Click to play Read by Matthew
Each week we will be featuring amazing news stories from all corners of the British Isles and around the world about birds in the news. To read the full news story just click on the title of that article.
BBC Forest of Bowland 'missing' birds: £10,000 reward offered
A £10,000 reward has been offered after three rare birds of prey disappeared in Lancashire.
The RSPB said a male hen harrier vanished from a Forest of Bowland nest three weeks ago, with males at two others not seen for a week. Male hen harriers disappearing while part of an active nesting attempt is "exceptionally unusual", the charity added. Police are investigating. The reward is for any information which leads to a successful conviction.
The hen harrier is listed as a red status species, meaning that it is threatened and that populations have suffered a severe decline in numbers. In the absence of males to hunt for food, females at two of the nests were forced to abandon their eggs, the charity said. “Last year there were only two breeding pairs in the Forest of Bowland.”
Martin Harper, from the RSPB, said: "Hen harriers are hanging on by a thread in England and the disappearances of the past few weeks have made a desperate situation even worse.
"We don't know what has happened to these three birds, but we will find out and we will save our hen harriers. This is an awful setback, but it will not stop us."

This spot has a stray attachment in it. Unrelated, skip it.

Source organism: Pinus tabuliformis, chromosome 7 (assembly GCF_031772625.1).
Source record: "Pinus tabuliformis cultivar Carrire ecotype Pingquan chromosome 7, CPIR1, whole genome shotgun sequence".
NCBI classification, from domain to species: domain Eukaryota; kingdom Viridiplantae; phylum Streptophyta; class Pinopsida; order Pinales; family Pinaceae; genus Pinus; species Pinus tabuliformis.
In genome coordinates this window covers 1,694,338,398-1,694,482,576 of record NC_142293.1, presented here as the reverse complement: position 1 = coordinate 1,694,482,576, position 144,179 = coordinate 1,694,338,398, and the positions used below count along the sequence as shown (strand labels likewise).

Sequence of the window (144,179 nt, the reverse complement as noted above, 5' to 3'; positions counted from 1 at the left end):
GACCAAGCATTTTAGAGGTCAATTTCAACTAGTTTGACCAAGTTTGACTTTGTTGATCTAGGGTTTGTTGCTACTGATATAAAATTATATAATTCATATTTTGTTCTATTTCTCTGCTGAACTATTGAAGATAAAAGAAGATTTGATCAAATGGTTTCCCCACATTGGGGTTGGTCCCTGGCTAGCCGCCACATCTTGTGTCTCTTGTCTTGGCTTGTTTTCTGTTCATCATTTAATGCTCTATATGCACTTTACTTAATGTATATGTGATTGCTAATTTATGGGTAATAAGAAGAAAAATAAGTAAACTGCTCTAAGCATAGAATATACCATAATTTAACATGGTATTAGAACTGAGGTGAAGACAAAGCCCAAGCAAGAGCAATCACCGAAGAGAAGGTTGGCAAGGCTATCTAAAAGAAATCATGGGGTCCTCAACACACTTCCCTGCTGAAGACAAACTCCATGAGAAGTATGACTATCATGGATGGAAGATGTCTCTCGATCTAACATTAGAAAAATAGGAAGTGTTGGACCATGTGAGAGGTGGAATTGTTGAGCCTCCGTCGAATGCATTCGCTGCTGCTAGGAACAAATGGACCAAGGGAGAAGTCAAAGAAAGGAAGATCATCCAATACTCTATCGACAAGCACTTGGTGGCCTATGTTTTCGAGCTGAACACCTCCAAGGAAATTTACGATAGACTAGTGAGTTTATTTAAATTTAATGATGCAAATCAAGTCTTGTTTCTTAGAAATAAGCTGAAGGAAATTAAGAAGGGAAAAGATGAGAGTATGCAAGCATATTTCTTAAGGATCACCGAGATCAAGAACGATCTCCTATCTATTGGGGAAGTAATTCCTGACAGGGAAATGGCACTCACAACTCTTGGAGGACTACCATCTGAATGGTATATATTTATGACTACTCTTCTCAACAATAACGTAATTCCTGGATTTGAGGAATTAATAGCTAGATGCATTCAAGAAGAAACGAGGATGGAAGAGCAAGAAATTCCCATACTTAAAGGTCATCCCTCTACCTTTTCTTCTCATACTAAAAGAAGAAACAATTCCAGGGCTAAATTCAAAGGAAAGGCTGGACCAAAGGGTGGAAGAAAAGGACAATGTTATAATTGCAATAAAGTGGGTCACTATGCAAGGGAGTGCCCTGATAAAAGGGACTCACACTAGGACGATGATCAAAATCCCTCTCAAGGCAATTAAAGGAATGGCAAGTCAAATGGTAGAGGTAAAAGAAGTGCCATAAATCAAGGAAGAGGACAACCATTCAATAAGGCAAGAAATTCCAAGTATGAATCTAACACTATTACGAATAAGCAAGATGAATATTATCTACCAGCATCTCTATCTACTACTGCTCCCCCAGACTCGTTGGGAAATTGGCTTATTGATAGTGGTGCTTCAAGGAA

Daily Mail How feeding the birds could harm our best-loved species
- Study showed putting out bird feed creates competition for native species
- Researchers suggest putting out food tailored to local birds' diets
- Peanuts are best for greenfinches, while mild cheese is best for robins
Feeding the birds may make us feel good but it could be harming some of our best-loved native species, scientists have warned. This is because the kind gesture of leaving nut-filled feeders and stale bread in the back garden is more likely to attract foreign invaders. An 18-month study found that feeding birds in towns may be upsetting the delicate balance between native species and larger, more aggressive varieties introduced from overseas.
It is estimated that six in ten Britons leave food out to attract wild birds. But far from making a haven for wildlife, it risks creating a battleground.
Each week there are hundreds of amazing stories about birds. If you read or hear about a story that we have not featured then please e-mail us immediately.